Matej Bel

Lutheran pastor and polymath Matej Bel (Hungarian Bél Mátyás) was born 22 March 1684 in Očová and died on 29 August 1749 in Pressburg (Bratislava) where he is buried. He described himself as 'by language a Slav, by nation a Hungarian, by erudition a German'.

Bel was an outstanding scholar, active in the fields of pedagogy, philosophy, philology, history, and theoretical theology; he was the founder of Hungarian geographic science and a pioneer in the fields of descriptive ethnography and economy.

His most valuable work was the Notitia Hungariae Novae Historico Geographiaca (1735-1742), the first five volumes of which were published in Vienna; the sixth was published after his death in 1792, and other volumes remained in manuscript form. The work incorporates the first guide to Slovakia, describing Bratislava and numerous other districts in some detail. In one of the volumes Bel describes in detail the Tatras, Low Tatras, Kozie chrbty mountain, the Chocske hills and other interesting areas. The work is particularly noteworthy for its maps, created by well-known Slovak cartographer Samuel Mikovíni.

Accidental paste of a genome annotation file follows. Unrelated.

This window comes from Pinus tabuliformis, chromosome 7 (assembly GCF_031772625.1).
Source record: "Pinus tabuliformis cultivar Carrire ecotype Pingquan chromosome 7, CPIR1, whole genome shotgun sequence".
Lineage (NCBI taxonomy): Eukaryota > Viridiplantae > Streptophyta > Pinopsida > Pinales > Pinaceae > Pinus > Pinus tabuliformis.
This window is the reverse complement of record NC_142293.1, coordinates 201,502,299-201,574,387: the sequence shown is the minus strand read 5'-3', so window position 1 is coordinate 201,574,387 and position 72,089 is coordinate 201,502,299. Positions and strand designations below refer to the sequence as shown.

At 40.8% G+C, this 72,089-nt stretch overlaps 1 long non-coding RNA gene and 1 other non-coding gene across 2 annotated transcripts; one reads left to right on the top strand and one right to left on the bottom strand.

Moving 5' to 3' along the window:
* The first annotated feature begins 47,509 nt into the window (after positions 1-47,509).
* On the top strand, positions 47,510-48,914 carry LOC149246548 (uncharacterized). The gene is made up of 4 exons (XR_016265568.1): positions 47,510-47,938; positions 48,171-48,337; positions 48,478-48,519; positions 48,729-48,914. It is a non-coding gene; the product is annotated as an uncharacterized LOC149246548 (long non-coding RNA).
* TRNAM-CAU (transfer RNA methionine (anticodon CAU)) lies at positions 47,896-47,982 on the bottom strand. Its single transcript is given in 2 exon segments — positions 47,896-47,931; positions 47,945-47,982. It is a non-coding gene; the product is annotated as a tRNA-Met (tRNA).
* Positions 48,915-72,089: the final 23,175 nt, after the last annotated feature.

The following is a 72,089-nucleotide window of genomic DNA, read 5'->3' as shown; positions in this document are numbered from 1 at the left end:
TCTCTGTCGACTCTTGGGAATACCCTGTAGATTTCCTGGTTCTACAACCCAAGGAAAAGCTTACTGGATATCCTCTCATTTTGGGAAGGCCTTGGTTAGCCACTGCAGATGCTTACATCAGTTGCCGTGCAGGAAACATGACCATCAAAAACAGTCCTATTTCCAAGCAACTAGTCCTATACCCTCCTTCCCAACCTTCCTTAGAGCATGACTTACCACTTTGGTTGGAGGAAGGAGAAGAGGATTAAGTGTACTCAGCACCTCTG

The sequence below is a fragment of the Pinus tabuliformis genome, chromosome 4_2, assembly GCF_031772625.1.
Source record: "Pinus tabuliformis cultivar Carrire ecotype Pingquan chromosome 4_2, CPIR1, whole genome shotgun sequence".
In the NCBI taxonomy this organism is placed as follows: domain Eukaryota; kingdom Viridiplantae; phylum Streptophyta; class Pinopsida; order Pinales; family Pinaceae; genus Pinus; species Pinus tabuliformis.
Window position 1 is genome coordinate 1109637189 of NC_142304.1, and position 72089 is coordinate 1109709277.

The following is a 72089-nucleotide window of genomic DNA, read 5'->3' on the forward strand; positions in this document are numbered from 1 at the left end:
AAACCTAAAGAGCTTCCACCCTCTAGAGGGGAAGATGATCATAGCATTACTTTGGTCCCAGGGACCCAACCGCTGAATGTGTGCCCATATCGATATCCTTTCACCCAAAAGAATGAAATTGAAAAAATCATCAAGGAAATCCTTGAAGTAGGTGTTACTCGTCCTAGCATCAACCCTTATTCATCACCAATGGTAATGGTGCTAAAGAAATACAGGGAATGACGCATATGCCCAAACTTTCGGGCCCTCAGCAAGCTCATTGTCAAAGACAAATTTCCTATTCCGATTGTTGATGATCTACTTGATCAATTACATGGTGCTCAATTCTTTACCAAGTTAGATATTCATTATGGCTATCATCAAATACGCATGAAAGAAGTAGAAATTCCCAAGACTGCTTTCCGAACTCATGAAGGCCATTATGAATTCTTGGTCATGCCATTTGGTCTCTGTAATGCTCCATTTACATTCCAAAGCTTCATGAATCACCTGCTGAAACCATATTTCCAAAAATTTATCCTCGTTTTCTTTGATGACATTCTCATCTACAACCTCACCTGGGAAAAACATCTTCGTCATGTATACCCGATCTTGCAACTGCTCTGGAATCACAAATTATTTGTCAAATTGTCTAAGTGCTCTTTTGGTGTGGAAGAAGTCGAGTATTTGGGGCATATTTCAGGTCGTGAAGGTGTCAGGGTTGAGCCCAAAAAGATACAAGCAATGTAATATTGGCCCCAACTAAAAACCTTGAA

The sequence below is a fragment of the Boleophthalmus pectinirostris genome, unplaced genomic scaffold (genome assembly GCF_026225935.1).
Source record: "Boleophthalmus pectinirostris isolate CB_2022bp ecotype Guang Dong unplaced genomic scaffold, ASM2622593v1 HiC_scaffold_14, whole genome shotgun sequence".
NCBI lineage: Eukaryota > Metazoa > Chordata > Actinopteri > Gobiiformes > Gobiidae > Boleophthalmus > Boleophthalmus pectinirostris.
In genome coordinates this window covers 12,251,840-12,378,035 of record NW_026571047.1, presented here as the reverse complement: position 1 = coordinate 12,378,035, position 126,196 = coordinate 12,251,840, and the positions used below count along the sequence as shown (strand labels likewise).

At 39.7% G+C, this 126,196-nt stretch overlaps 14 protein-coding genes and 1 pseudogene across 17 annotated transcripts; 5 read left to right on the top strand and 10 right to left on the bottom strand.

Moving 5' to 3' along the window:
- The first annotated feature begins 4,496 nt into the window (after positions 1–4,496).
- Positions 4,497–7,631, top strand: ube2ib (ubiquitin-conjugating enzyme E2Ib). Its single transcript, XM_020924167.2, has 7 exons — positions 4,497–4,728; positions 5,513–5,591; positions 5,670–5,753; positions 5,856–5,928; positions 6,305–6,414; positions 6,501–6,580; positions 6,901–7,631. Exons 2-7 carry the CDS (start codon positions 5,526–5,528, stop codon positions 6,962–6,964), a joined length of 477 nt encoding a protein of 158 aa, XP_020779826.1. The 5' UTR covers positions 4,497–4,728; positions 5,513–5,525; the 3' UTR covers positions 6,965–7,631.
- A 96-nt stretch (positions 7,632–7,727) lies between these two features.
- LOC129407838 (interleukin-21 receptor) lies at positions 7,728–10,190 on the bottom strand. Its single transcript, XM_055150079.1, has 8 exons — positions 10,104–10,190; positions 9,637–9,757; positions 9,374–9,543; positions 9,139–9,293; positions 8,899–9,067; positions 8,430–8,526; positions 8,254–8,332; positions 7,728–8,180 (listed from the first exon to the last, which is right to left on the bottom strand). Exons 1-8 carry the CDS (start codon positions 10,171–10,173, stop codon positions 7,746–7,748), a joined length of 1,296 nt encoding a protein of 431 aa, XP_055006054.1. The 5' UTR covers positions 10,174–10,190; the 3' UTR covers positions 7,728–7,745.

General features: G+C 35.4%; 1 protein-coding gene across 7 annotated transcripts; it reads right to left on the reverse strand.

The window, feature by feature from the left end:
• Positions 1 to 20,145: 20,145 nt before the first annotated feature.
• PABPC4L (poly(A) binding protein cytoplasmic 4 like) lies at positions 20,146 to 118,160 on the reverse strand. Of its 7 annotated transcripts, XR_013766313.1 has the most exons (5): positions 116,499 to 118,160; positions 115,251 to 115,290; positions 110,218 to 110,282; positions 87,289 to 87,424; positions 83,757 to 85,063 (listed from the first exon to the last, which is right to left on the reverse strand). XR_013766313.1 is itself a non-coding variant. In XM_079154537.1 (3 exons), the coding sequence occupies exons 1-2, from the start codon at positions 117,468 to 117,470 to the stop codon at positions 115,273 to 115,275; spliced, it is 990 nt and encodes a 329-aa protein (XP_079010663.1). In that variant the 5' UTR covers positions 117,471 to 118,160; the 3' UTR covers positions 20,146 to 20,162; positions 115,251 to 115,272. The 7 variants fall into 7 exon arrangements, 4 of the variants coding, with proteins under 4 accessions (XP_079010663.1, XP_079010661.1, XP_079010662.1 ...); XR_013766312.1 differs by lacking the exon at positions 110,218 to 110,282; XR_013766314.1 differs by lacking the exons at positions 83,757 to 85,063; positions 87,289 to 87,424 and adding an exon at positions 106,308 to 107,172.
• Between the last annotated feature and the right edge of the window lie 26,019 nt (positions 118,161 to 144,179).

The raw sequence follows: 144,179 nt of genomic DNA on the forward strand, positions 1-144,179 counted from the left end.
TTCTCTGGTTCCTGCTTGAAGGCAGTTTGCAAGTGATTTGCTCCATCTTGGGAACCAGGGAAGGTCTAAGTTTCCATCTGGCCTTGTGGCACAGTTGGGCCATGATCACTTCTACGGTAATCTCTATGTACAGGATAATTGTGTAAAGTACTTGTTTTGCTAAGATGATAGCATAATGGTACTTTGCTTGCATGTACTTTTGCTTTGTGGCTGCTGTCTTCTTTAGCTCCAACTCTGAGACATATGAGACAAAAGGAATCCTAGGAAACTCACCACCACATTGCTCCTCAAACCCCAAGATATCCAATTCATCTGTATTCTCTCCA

Following an early stint as Rector of a school at Klosterbergen near Magdeburg, Bel became Pro Rector and subsequently Rector of the Lyceum in Banská Bystrica, where he also worked as an evangelical pastor. Then in 1714 he became Rector of the Lyceum in Pressburg (Bratislava) and from 1719 pastor of the Lutheran church there.

One of the most famous and reputable Slovak historians and scientist of his day, Matej Bel was often known for his high education as Magnum decus Hungariae ('large decoration of Hungary'). The University in Banska Bystrica is named after him.